I have a confession. As a producer working on the new season of the Joy of x podcast, sometimes I find myself editing episodes and thinking: Who let me in the room? It’s almost as if I’ve wandered into some hotel bar, and the last open seat is next to two folks deep in conversation. I’m listening in as they talk with intensity, passion. But they aren’t a romantic couple — they are sharing intimate details of their professional lives. Tales full of exploration and discovery. Of course, this scene is playing out in my imagination; the conversation I’m eavesdropping on is only in my headphones.
Our host, the mathematician and author Steven Strogatz, has a voracious intellectual curiosity, but it’s his warm and empathetic nature that makes listening to these interviews such a rewarding, even moving experience.
Every episode, I find myself learning something profound. Like when one of this season’s guests, the chemical nanoengineer Sharon Glotzer, talked about how, under the right circumstances, an “amorphous blob” of material can spontaneously change into “something with exquisite order to it.” Her professional life has been a quest to understand the interplay of forces in matter that create and destroy order.
Or when our guest Frank Wilczek, the Nobel Prize-winning physicist, marvels at the puzzles of subatomic forces: “What holds the nucleus together when electromagnetism wants to blow it apart?” he asked. These are explorers who have charted some of the universe’s great unknowns, and I’m riding shotgun with them as they take Steve on a tour through key moments in their journeys.
But right now, my second grader is rolling on the floor, screaming. Her teacher is shouting her name, trying to get her to return to the class Zoom, to unmute herself, to turn on her camera. This is a daily occurrence in our house.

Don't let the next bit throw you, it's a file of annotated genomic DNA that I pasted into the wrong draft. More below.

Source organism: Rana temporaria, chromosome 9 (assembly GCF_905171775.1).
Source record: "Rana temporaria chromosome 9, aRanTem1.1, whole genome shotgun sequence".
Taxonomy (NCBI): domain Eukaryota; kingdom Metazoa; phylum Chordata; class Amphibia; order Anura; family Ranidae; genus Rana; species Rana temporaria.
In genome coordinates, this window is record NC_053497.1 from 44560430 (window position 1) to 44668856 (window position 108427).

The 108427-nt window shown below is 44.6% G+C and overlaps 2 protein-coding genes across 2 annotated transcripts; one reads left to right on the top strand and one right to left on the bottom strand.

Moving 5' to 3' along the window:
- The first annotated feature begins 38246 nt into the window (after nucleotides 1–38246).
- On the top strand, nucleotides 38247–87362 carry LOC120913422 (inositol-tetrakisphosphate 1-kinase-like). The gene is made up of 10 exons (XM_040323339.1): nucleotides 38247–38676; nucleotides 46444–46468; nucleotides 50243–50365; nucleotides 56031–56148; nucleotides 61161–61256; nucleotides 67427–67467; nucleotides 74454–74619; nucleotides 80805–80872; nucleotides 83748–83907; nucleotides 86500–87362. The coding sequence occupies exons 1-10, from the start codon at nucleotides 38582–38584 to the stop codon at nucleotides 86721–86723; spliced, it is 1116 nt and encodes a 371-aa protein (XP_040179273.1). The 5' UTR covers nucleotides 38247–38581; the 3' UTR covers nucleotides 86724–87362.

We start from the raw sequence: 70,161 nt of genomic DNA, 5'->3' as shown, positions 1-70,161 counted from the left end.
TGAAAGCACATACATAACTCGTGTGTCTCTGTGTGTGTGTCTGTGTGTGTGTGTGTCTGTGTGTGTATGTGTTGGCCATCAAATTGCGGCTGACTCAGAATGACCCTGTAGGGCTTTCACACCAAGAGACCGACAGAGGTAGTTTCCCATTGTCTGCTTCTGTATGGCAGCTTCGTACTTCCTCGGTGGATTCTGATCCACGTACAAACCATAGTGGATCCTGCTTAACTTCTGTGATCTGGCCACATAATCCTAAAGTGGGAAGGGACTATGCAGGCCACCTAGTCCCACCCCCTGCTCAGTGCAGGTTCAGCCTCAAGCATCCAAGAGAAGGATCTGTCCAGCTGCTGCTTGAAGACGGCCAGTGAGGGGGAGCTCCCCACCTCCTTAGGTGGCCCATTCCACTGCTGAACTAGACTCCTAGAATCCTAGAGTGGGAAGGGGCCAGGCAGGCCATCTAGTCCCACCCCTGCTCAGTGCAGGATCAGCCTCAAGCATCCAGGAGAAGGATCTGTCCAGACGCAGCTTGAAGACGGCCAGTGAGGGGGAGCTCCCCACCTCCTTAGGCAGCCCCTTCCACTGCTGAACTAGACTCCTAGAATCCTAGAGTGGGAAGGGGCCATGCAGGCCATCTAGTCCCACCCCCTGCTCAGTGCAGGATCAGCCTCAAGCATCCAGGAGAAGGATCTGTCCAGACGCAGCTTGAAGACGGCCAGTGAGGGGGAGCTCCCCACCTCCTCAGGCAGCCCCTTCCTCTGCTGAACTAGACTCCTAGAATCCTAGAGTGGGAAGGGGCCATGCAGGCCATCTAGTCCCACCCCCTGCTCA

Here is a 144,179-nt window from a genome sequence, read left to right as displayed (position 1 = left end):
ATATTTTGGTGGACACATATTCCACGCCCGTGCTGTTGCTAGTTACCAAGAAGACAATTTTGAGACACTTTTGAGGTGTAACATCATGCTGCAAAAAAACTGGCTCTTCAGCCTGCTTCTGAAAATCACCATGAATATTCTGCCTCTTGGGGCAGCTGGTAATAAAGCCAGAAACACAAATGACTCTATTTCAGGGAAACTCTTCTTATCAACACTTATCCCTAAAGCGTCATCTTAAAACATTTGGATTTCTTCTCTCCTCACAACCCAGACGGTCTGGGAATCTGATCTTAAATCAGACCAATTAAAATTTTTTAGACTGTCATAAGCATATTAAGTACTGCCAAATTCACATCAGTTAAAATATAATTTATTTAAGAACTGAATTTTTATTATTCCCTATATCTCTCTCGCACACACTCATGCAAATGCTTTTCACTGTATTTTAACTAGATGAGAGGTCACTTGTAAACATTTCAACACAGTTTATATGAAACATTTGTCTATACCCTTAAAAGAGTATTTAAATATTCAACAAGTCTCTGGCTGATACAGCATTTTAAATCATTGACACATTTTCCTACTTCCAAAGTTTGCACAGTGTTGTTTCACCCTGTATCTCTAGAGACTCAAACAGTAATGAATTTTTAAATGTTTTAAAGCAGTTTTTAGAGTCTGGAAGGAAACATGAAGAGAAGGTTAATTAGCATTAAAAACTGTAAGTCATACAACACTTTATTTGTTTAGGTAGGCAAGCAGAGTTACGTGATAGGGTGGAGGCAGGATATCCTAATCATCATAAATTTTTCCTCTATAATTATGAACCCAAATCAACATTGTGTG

Yours too, perhaps. We are not alone. Life during the pandemic has not only stressed and isolated us, it has heaped new distractions on us, making it harder to carve out time and mental space to reflect and learn. Kids aren’t the only ones in danger of falling behind intellectually.
That’s part of why I take such comfort in Steve’s intimate and lively conversations with his guests. His genuine curiosity about them and their work — and their sincerity in sharing about it — creates a calm but invigorating space for effortless learning. For those of us who love science, there is something deeply comforting about pressing play on The Joy of x.
But there’s more to it than that. We’ve been witnessing a global debate about the value and process of science playing out in our culture. The collective discussion of the SARS-CoV-2 virus and how it is transmitted has provided evidence for another crisis: The public’s scientific literacy and ability to engage with this crisis is fragile. For the last year, our collective hopes for ending the pandemic have been pinned on vaccine development, even as 31 million people follow anti-vaccine groups.
It strikes me that there’s never been a better time to get to know scientists — who they are, what makes them tick. Beyond teaching me about science, The Joy of x, like nothing else I’ve ever heard, makes the argument that a life in science is a life well spent. Steve Strogatz and his 12 guests this season are inspirational. The future needs scientists — of all kinds. Perhaps more than ever, we need people willing to dedicate their lives to this ambitious, optimistic, desperately important pursuit of truth.
You can subscribe to the podcast and listen to episodes from the first season on the Quanta Magazine website, Apple Podcasts, Google Podcasts, Spotify or wherever you get your podcasts. The first full episode is being posted today, and new episodes will premiere every Tuesday.